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    Astyanax mexicanus
    Mexican Tetra
    Credit: Joseph R. Tomelleri

    Taxonomic Hierarchy

    Life
    Animalia
    Chordata
    Actinopterygii
    Characiformes
    Characidae (Characins)
    Astyanax
    Astyanax mexicanus (Mexican Tetra)

    Description

    All text below is derived from a January 2013 copy of Dr. Timothy Bonner's website at Texas State University. That content was derived primarily from published literature. We are aware of some conflicts with the museum record and the content below will evolve as the new, expanded UT and Texas State Fishes of Texas project team members are able to update it. We invite collaborations to improve and expand the species account content. Please contact us if you wish to help, or if you discover flaws in our species account content that you can address.

    Type Locality

    "Lake near Mexico" (Filippi 1853).

     

    Etymology/Derivation of Scientific Name

    Astanax- Greek for "son of Hector", mexicanus- Latin "from Mexico"(Edwards 1999).

     

    Synonymy:

    A. fasciatus (Miller et al. 2005).

     

    Characters

    Maximum size: 100 mm SL (Birkhead 1980; Miller et al. 2005).

     

    Coloration: Silvery except for a black lateral band which expands near the caudal base and narrows on the caudal fin (Sublette et al. 1990). In the breeding male the dorsal and anal fins become yellowish to orange-red with fine hooklets present on the anal fins (Collette 1977).

     

    Counts: Anal rays usually 19-23 (20-22; Miller et al 2005); 35-40 lateral scales; 10-11 dorsal rays (Page and Burr 1991).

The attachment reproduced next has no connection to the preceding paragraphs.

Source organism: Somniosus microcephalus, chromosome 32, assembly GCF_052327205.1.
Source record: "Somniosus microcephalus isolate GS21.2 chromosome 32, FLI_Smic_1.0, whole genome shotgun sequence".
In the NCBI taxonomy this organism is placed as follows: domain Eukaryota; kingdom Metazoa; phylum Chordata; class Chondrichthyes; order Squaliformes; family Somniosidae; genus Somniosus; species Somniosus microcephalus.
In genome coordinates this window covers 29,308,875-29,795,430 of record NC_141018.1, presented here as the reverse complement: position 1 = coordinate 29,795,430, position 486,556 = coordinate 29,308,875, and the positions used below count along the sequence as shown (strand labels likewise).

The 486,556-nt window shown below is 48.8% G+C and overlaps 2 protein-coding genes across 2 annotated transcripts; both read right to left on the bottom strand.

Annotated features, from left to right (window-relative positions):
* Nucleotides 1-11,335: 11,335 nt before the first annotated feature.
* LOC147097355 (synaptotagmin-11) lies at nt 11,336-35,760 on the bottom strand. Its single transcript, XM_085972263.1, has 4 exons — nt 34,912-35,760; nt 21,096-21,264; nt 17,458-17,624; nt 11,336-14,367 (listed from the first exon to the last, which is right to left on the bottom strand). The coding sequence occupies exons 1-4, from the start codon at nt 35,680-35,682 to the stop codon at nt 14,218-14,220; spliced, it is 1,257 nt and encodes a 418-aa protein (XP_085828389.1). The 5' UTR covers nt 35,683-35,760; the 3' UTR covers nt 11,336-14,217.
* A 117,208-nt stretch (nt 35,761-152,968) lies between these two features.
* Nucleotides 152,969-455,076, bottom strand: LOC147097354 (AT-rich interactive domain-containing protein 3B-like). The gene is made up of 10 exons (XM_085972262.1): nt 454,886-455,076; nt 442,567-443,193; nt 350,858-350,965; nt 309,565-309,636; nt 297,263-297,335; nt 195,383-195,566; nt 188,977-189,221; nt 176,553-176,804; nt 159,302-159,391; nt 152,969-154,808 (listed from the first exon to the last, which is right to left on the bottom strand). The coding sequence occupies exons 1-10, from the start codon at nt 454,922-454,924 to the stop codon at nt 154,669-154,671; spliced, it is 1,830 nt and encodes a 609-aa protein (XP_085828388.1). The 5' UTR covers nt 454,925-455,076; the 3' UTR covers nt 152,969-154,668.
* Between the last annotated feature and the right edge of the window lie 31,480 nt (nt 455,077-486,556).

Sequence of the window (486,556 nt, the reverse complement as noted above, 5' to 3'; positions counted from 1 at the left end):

Body shape: Oblong, strongly compressed body; head is large, laterally compressed, blunt, without scales (Sublette et al. 1991); small, minnow-like body shape (Edwards 1999).

     

    Mouth position: Terminal (Sublette et al. 1990; Page and Burr 1991); large, strong, incisor-like teeth on jaws (Page and Burr 1991; Sublette et al 1990; Edwards 1999).

     

    External morphology: Adipose fin (Page and Burr 1991); dorsal triangular; adipose small; pectorals and pelvic pointed, pectorals reaching pelvic base; anal long, falcate; caudal forked (Sublette et al 1990). Fine hooklets present on the anal fins of breeding male (Collette 1977).

     

    Distribution (Native and Introduced)

    U.S. distribution: Louisiana, Oklahoma, Arizona (Edwards 1999); New Mexico (Sublette et al. 1990; Page and Burr 1991). Collections reported from widely separated localities such as the lower Colorado River in southwestern Arizona; Red River in and adjacent to Lake Texoma along Texas-Oklahoma border; Cross Lake in Red River drainage near Shreveport, Louisiana; and Neosho River drainageat Lake Spavinaw in northeastern Oklahoma (Birkhead 1980).

     

    Texas distribution: Native to the Rio Grande and possibly the Nueces River drainages; has been introduced statewide by “bucket bait” release (Hubbs et al. 1991); however, there are no records of species in the Sabine Lake drainage basin in southeast Texas (Bechler and Harrell 1994; Warren et al. 2000). First found in the San Antonio River system in 1940 (Brown 1953).

     

    Abundance/Conservation status (Federal, State, NGO)

    Not in danger of extinction and are not listed by governmental entities in the state of Texas (Edwards 1999). Populations in southern drainages are currently stable (Warren et al. 2000).

     

    Habitat Associations